In keeping with Carolina’s Making Connections Curriculum, UNC Public Policy’s experiential education programs offer students structured, active learning opportunities that invite them to integrate and apply their academic knowledge and skills in a real-world policy environment.

Opportunities include:

Students are encouraged to secure an internship as part of the General Education experiential education requirement. Students who wish to complete a public policy internship can enroll in PLCY 293. Students may receive academic credit for an approved internship if it provides an academically relevant policy research-related experience, but PLCY 293 does not count as elective credit toward the public policy major. For PLCY 293, interested students should review the Internship Application and PLCY 293 syllabus and contact Dr. Anna Krome-Lukens prior to the start of the internship. The Duncan MacRae Jr. Public Policy Internship Grant aims to support internship opportunities for public policy majors and to defer some of the costs associated with engaging in unpaid summer internships.

The Clinic (PLCY 393) offers an opportunity for students to identify and solve a public policy problem for a non-profit organization. Enrollment requires instructor permission but is open to undergraduates from all majors and minors in the College of Arts and Sciences. Working in small consulting teams with faculty assistance, students engage with non-profit organizations and learn how to use their knowledge and skills to propose solutions to complex problems. The Clinic provides an excellent preparation for the senior Capstone or a valuable stand-alone experience. The course is an APPLES Service-Learning Course. Questions about the program should be directed to Dr. Daisha M. Merritt or Dr. Anna L. Krome-Lukens, Director of Experiential Education.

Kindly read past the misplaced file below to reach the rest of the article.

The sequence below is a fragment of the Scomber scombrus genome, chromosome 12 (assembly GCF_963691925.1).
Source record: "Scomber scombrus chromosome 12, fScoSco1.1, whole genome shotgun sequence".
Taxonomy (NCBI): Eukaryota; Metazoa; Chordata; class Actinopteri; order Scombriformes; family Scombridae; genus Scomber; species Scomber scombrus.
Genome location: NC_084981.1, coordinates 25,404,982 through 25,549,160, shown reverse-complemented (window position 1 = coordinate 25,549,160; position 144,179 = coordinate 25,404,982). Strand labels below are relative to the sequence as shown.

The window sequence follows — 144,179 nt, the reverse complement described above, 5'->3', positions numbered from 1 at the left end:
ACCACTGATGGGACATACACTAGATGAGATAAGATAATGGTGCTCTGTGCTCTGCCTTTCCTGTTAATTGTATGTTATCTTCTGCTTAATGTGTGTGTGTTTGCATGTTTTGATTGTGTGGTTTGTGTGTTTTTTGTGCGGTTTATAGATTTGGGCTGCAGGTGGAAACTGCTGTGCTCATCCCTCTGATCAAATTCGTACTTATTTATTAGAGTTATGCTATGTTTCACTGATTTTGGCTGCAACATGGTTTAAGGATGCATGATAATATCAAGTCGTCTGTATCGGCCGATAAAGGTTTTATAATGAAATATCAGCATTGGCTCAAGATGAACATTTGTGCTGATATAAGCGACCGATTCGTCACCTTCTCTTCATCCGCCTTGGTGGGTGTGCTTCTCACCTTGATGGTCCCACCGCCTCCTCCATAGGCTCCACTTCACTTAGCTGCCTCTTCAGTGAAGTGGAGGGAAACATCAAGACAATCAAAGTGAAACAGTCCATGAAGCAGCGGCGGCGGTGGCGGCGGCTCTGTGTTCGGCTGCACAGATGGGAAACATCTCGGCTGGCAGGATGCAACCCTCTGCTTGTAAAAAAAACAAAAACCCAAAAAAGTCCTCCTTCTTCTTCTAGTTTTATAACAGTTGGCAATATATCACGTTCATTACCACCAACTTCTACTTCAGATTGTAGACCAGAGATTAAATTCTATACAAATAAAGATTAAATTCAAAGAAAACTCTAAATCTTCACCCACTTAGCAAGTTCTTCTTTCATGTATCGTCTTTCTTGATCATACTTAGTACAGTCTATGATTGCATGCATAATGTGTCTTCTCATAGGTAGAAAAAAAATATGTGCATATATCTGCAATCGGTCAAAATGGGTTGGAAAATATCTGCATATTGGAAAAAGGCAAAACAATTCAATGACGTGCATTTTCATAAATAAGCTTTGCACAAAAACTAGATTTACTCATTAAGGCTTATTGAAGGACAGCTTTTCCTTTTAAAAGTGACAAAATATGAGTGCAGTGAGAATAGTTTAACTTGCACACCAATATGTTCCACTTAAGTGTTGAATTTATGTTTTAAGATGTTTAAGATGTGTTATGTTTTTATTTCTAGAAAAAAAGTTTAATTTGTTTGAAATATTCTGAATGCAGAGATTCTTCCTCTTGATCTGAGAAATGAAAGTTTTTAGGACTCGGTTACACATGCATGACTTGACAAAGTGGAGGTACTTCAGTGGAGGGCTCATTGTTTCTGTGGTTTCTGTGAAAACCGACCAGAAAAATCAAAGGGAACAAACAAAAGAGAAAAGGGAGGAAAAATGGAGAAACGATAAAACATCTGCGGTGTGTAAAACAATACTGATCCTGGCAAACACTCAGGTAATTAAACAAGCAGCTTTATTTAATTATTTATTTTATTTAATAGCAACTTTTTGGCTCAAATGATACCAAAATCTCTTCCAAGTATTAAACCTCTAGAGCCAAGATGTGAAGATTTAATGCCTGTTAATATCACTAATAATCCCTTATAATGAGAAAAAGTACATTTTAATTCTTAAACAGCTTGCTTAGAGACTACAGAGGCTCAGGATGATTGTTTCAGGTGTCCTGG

For a detailed description of 2015-2016 projects, click here.

The Capstone course (PLCY 698) is the culminating experience of the UNC Public Policy undergraduate major and is required for all seniors except those who complete an honors thesis. Students should register for the course in the fall or spring of their senior year. The course provides a bridge between policy analysis as it is studied in an academic setting and policy analysis as it is practiced in the workplace. Students work in small teams to produce actionable, client-centered, public policy research for a non-profit organization or government agency. Over the course of a semester, student teams meet with their client, develop a work plan, research relevant policy issues, collect relevant data, identify and analyze policy options, and produce a final professional-level report that includes specific recommendations for action. Students also develop skills in team work, leadership, communication, professional etiquette, and time management. Questions about the program should be directed to Dr. Anna L. Krome-Lukens, Director of Experiential Education.

For a detailed description of 2015-2016 projects, click here.